Education from LVA

J. Lindsay Almond Jr.

J. LINDSAY ALMOND JR. (1898–1986)

Virginia State Commerce Photograph Collection, Accession 21078, Library of Virginia, Richmond, Virginia.

James Lindsay Almond Jr. was born in Charlottesville, Virginia, on June 15, 1898. He grew up on his family's farm in Orange County and attended a one-room county schoolhouse. After graduating high school in 1917, he joined the Student Army Training Corps at the University of Virginia. Almond enrolled in the University of Virginia's law school in 1920; after graduation in 1923, he joined a law firm in Roanoke. Almond married Josephine Katherine Minter in 1925. The couple had no children, but raised one of her nephews as a son.

In 1925 Almond campaigned for the Democratic gubernatorial candidate, Harry F. Byrd. This support led to his appointment as an assistant commonwealth's attorney in 1930, and he was elected judge of the Roanoke Hustings Court by the General Assembly in 1932. Almond was probably the youngest person up to that time to become a judge in a Virginia court of record.

Almond won a seat in the United States House of Representatives in a special election in 1946, but in 1948 gave up the seat to fill out the remaining term of the recently deceased state attorney general, at the request of Byrd's Democratic Party organization. Almond expected to receive the party's 1953 gubernatorial nomination. When he was passed over, Almond instead ran for and won reelection as attorney general.

The office of attorney general involved nearly constant defense of Virginia's practice of racially segregated schools, under attack by black citizens and the National Association for the Advancement of Colored People (NAACP). In 1952 the NAACP took a Virginia segregation case (Davis v. County School Board of Prince Edward County, Virginia) along with four other cases to the Supreme Court of the United States. Despite Almond's disputing all aspects of the NAACP case, in 1954, the Supreme Court ruled unanimously that racial segregation in public education was unconstitutional.

Almond and Governor Thomas B. Stanley responded with reluctant acceptance of the ruling at first, urging compliance with the law. By early in 1956, however, Almond had begun to support Senator Harry F. Byrd's call for Massive Resistance to the desegregation of public schools. Because of his support for Massive Resistance, Almond gained the backing of the Byrd Democrats for the 1957 gubernatorial nomination. Almond campaigned and won on two main issues of Virginians' concern: maintaining racial segregation in the public schools, and improving public education while encouraging economic development.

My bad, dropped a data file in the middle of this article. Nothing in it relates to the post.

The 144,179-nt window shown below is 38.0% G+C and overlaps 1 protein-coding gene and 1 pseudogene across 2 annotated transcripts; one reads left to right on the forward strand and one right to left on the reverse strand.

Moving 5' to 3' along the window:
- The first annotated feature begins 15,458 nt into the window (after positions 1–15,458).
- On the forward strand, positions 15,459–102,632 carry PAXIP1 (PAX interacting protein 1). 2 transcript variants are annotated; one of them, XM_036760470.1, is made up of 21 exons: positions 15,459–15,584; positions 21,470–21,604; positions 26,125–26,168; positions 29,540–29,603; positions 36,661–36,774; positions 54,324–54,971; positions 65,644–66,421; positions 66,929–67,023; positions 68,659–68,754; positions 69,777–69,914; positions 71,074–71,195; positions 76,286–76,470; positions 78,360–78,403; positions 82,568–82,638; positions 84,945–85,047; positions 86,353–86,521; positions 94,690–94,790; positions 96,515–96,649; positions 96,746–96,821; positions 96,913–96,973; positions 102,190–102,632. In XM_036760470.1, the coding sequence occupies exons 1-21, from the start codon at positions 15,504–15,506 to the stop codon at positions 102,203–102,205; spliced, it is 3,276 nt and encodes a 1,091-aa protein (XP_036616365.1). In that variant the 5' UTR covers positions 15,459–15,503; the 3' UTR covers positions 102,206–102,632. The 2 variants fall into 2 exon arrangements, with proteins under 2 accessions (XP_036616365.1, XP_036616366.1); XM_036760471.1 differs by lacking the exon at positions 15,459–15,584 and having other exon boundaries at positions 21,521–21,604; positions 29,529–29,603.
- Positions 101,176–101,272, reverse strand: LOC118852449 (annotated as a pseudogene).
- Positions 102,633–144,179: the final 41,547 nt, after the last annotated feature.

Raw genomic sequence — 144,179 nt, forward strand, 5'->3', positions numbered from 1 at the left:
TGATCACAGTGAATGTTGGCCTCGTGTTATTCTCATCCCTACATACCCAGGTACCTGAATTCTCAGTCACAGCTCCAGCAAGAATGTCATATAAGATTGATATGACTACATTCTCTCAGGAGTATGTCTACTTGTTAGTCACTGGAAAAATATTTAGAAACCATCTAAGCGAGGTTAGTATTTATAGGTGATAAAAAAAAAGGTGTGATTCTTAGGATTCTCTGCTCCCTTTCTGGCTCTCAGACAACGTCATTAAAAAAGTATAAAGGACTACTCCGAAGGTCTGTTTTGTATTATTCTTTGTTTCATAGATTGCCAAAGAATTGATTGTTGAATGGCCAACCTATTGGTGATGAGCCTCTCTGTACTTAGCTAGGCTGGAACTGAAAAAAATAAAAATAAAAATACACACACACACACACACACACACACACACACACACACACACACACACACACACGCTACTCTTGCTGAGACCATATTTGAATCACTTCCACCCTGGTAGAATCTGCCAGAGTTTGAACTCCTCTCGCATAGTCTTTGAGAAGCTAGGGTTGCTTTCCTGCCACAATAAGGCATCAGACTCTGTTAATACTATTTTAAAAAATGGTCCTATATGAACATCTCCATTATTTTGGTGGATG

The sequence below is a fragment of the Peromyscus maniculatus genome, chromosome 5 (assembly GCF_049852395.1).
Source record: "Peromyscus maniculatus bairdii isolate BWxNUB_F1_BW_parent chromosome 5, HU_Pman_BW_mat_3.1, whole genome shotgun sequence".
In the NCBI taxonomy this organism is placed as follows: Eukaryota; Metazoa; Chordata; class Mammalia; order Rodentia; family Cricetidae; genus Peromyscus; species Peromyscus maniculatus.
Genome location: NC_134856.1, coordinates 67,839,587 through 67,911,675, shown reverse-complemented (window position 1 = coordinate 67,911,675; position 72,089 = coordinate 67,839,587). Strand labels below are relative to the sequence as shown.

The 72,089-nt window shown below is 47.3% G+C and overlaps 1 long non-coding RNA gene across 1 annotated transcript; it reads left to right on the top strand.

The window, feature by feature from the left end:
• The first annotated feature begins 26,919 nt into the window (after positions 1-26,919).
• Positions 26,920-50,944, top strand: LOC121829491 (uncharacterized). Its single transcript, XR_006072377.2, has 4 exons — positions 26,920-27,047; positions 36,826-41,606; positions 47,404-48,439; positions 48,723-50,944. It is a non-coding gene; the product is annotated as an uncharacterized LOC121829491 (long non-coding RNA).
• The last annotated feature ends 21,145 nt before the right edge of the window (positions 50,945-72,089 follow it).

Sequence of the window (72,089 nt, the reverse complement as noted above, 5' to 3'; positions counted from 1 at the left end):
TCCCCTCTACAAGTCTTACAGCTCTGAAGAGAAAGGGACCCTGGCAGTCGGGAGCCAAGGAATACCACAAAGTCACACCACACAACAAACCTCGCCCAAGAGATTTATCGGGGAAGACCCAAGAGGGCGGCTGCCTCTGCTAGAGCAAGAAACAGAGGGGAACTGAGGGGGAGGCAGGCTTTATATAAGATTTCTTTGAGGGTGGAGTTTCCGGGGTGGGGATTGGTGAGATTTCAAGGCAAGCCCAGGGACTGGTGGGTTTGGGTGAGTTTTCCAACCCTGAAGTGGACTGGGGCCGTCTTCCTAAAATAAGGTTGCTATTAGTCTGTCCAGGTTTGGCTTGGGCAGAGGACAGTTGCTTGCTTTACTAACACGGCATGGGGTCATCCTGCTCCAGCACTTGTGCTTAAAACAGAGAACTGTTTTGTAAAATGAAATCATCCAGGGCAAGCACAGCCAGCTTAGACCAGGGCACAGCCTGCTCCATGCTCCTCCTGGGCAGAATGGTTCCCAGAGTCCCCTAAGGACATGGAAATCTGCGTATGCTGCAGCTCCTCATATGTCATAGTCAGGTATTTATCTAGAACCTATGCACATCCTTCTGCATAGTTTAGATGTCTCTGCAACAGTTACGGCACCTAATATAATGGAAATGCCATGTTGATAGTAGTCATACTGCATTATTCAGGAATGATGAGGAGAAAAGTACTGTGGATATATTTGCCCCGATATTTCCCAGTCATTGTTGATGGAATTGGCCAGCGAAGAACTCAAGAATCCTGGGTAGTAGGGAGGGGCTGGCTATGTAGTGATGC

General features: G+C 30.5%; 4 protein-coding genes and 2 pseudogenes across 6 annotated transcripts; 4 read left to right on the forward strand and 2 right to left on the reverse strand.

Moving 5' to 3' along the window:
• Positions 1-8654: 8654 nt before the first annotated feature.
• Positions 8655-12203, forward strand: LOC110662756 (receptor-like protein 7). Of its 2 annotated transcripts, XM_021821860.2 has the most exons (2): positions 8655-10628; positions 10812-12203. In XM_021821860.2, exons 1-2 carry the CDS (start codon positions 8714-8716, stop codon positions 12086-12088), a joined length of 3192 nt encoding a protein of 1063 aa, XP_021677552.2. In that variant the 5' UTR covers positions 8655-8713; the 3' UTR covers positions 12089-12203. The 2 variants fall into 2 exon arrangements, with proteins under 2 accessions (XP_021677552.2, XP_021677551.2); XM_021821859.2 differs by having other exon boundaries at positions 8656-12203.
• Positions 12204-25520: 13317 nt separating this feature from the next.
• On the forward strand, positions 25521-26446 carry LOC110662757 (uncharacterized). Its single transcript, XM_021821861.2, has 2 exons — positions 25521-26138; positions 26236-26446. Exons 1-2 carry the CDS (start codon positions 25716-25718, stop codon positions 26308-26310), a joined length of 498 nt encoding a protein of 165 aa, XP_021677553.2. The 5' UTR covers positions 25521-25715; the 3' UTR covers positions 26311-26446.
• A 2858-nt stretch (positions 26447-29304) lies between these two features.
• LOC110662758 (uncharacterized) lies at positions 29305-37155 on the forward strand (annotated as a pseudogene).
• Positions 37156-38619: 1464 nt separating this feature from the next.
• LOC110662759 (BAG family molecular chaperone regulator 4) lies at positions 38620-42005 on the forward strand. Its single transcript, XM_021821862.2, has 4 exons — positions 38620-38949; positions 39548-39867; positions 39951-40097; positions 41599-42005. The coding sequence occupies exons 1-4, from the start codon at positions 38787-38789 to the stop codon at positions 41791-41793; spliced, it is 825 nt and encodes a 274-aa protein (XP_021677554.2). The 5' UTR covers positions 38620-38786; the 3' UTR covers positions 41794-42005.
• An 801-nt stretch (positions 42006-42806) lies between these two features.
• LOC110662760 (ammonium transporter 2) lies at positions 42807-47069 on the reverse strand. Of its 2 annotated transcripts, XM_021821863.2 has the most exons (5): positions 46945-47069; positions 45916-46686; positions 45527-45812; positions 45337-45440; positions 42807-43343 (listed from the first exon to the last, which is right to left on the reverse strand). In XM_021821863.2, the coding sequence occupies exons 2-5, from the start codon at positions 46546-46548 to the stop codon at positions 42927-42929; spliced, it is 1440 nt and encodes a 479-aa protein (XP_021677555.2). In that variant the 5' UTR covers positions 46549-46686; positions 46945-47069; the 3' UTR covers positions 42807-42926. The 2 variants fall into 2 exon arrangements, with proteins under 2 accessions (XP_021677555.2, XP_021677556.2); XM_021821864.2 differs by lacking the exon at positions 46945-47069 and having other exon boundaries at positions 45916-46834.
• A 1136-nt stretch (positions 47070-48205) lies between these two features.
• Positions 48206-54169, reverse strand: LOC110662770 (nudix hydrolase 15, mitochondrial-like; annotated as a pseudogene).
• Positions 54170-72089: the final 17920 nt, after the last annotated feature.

In September 1958 federal judges issued desegregation decrees for several Virginia localities and in response Almond obeyed the Virginia laws requiring the governor to shut down public schools faced with federal desegregation orders. Without offering a plan for alternative education, Almond quickly faced mounting pressures from a divided public. In January 1959, both the Virginia Supreme Court of Appeals and the United States District Court in Norfolk declared the school-closing law unconstitutional. Almond responded with a scorching radio and television address denouncing the federal government for stepping on Virginia's rights.

During a special convention of the General Assembly a week later, however, instead of defending the color line, Almond declared that Massive Resistance was no longer the best policy and that the time had come to draw back to a program of restricted desegregation. When forced to choose between maintaining public education and continuing to preserve racial separation, most other white Virginians and Almond reluctantly choose public education and the goal of economic development.

Almond hoped for a federal judicial appointment following his term as governor. Because of opposition from the Byrd contingent in Congress, President John F. Kennedy decided against a district court judgeship and instead nominated Almond to the Court of Customs and Patent Appeals. Byrd still prevented the nomination from coming before the Senate for more than a year, before it finally passed in June 1963.

In 1973, Almond became semiretired when he took senior status as a patent court judge. On April 14, 1986, J. Lindsay Almond, Jr. died in Richmond of heart failure. He is buried in Evergreen Burial Park in Roanoke.

Suggested Reading:

Kneebone, John T. et al., eds., Dictionary of Virginia Biography. Richmond: Library of Virginia, 1998, 1:107–110.

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